With the global pandemic currently sweeping the world, a lot of us are probably stuck at home. This can be a great time to finally get some work done on those songs that you’ve been waiting to finish.
Working on your own songs at home can be really rewarding, but it can also be a really frustrating experience. Here are some suggestions to make the process more productive, and more importantly, more fun.
Start with a simple outline
Use your main instrument (acoustic guitar, piano, etc.) to develop a simple outline of the song. Write out a chart of the song. A song chart is simply a roadmap of what happens in what part of the song. If you’re not sure where to start, here’s a great resource to get you started.
If you only sing, there are great programs out there that can generate chord progressions for you to work with (like this one) Even something as simple as Garage Band (which includes a ton of great loops and sounds) can be really helpful in coming up with something.
Get the structure right
Once you’ve made a simple outline of your song, play through it a few times and make sure it feels right. Once you’ve done that, record a rough draft and listen through it a few times to make sure the arrangement feels right. It doesn’t need to be anything fancy, even something as simple as a voice note on your phone will suffice.
Resist the urge to start putting parts in place just yet. If you have a great ideas that you don’t want to forget, definitely take the time to sketch the idea out, but don’t spend too much time trying to perfect the part just yet. You could have the greatest part in the world, but if the arrangement sucks great parts don’t matter.
At this point, you’re creating the foundation for your song. Just like with building a house, getting a good solid foundation is crucial to having a great house. You never see people build a house by starting with the roof or hanging pictures on the wall. The same is true with building a song.
Make sure to avoid odd time signatures unless it’s crucial to your genre or it makes sense in the song. Adding an extra beat to a measure to fit in an extra syllable to two because you don’t want to change the lyrics generally isn’t a good idea. Unless it serves some larger artistic purpose take the time to make it fit within the normal confines, otherwise it’s unnecessarily jarring for your listeners.
Shitty First Drafts
Starting from scratch on a new song can be really overwhelming. A blank canvas is terrifying.
One of my favorite authors, Anne Lamotte, has a great suggestion for overcoming this. She calls it Shitty First Drafts.
One of the biggest reasons it’s so difficult to start from scratch is because we’re afraid whatever we’re going to come up with is going to suck and people will think we suck as a result.
By giving yourself permission to make shitty first drafts, you give yourself permission to just try some things, even if they’re not great. You can always iterate and improve, or just throw it away altogether and no one ever has to know about that hideous thing that you made.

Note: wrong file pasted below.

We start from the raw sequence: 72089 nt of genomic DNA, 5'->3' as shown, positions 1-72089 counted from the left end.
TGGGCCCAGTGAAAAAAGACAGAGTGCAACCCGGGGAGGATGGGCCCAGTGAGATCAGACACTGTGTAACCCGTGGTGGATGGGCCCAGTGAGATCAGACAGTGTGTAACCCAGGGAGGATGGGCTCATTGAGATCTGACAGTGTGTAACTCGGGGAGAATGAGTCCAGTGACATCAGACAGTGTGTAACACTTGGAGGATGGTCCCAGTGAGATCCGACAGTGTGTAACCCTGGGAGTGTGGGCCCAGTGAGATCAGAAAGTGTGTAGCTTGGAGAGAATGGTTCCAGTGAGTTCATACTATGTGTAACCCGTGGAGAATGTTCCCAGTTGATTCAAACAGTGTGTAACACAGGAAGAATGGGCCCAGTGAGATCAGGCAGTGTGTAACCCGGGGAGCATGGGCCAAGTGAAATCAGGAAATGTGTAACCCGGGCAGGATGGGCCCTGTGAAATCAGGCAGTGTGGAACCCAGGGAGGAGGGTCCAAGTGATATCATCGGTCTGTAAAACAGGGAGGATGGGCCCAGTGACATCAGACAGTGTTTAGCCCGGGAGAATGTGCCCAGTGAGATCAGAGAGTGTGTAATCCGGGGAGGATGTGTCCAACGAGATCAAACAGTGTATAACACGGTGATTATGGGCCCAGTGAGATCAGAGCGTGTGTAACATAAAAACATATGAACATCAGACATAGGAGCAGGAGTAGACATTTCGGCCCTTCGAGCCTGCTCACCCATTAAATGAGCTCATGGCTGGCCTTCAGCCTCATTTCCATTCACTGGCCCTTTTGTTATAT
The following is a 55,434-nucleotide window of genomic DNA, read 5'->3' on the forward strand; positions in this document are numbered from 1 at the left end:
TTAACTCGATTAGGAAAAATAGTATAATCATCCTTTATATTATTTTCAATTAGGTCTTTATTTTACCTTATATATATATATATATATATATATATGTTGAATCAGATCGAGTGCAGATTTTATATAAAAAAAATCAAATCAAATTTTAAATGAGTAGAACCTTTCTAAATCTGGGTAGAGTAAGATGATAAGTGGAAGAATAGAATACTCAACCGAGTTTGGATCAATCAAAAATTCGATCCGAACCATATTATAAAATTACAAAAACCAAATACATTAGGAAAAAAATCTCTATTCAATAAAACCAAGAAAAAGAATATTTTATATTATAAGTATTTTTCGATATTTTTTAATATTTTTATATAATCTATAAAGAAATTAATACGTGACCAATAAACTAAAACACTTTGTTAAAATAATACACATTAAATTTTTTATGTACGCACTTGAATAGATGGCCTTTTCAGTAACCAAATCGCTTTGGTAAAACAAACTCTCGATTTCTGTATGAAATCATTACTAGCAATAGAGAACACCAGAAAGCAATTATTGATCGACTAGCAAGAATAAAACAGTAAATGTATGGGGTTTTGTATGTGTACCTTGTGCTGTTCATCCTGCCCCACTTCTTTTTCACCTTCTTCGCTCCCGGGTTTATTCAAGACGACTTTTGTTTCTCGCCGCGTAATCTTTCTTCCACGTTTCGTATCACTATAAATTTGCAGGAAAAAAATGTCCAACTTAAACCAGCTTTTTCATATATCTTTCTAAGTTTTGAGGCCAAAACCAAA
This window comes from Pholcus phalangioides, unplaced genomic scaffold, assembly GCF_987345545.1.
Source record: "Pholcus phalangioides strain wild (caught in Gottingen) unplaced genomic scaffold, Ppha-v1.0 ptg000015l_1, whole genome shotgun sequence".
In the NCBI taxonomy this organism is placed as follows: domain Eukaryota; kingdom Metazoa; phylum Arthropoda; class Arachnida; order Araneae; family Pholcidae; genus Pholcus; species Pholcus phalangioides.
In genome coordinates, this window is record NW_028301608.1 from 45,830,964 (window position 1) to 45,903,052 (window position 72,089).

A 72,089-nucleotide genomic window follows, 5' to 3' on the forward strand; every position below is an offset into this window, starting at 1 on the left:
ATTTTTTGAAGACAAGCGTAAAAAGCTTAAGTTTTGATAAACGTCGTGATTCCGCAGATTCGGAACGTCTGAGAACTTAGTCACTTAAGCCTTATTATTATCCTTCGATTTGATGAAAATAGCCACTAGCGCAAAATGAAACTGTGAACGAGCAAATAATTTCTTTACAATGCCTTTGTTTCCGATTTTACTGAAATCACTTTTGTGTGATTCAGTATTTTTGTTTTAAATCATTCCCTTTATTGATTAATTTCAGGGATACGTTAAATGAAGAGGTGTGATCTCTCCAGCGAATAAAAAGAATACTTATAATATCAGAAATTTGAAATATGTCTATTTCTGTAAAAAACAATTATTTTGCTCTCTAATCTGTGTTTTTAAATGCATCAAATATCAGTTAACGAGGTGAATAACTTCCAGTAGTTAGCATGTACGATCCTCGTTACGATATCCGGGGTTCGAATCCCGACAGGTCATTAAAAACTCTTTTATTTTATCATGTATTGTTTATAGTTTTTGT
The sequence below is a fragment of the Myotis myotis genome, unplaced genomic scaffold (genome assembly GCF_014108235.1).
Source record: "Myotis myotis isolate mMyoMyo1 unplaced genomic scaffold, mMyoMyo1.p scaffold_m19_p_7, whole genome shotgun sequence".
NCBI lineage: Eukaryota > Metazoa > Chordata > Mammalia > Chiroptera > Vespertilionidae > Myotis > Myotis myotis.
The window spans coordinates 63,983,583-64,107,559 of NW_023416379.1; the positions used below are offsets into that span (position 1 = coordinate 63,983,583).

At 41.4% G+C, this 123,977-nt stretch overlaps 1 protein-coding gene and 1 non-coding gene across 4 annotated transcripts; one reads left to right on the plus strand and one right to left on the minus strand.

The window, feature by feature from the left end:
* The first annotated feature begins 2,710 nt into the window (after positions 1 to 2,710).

Give yourself permission to suck, and just start.
Get Some Feedback
Find some people whose musical opinions you trust, and ask them if they’d be willing to give you some feedback. Also be ready for them to give you some feedback. Sometimes it can sting a little for someone to give you some honest feedback, but if you approach this humbly and with a little humility, their feedback can often get you back on track.
Give it some time.
Oftentimes when we’re in the heat of the moment of creating we think it’s the greatest thing ever. Then after a few days we go back, and maybe it’s not as great as we thought.
The converse is also true. Sometimes if we’re having a rough day and we record something that we think is terrible, after letting it sit for a few days it’s not as bad as we thought. It also takes time for ideas to develop in our heads.
Oftentimes in my writing sessions I feel like I’m getting absolutely nothing done. I’ll work for several hours on something and get nowhere.
But then as I’m driving home or working on something completely different, ideas start flowing.
I like to think of the initial time of working on something that seems to go nowhere as priming my creative pump. It doesn’t initially get anything done, but it gets the ideas starting to work in our subconscious, which is what we really want!
Music that is really impactful and meaningful needs to come from the sub-conscious parts of our brains, because music is all about emotions, and emotions aren’t logical.
Once you get past the initial structure building part, a lot of times the ideas start flowing. A big temptation in today’s world of limitless tracks, the tendency is to just keep adding parts on top of parts.
This can be a lot of fun to come up with different parts, but for your listener it can often be overwhelming. Got 4 different guitar parts? You probably only need one. As William Faulkner said, “In writing, you must kill all your darlings.” Try not to become so attached to any idea that you can’t get rid of it if it’s not serving the song.
Have a target
I know, I know…as creative individuals we want to be originals. But oftentimes if we’re too original and eschew too many conventions, the end result can be confusing or uninteresting for our listeners.
Find some tracks that you would like your song to be similar to. Pay attention to their production decisions, their lyrical decisions, their musical decisions. You don’t have to copy everything they do, but well done commercial products can be a great source of inspiration and education.
let us help
Making music on your own can be overwhelming and frustrating. Did you know we offer remote production coaching? You can schedule a free 30 minute consultation video chat. We can take a listen to your song and help you get unstuck.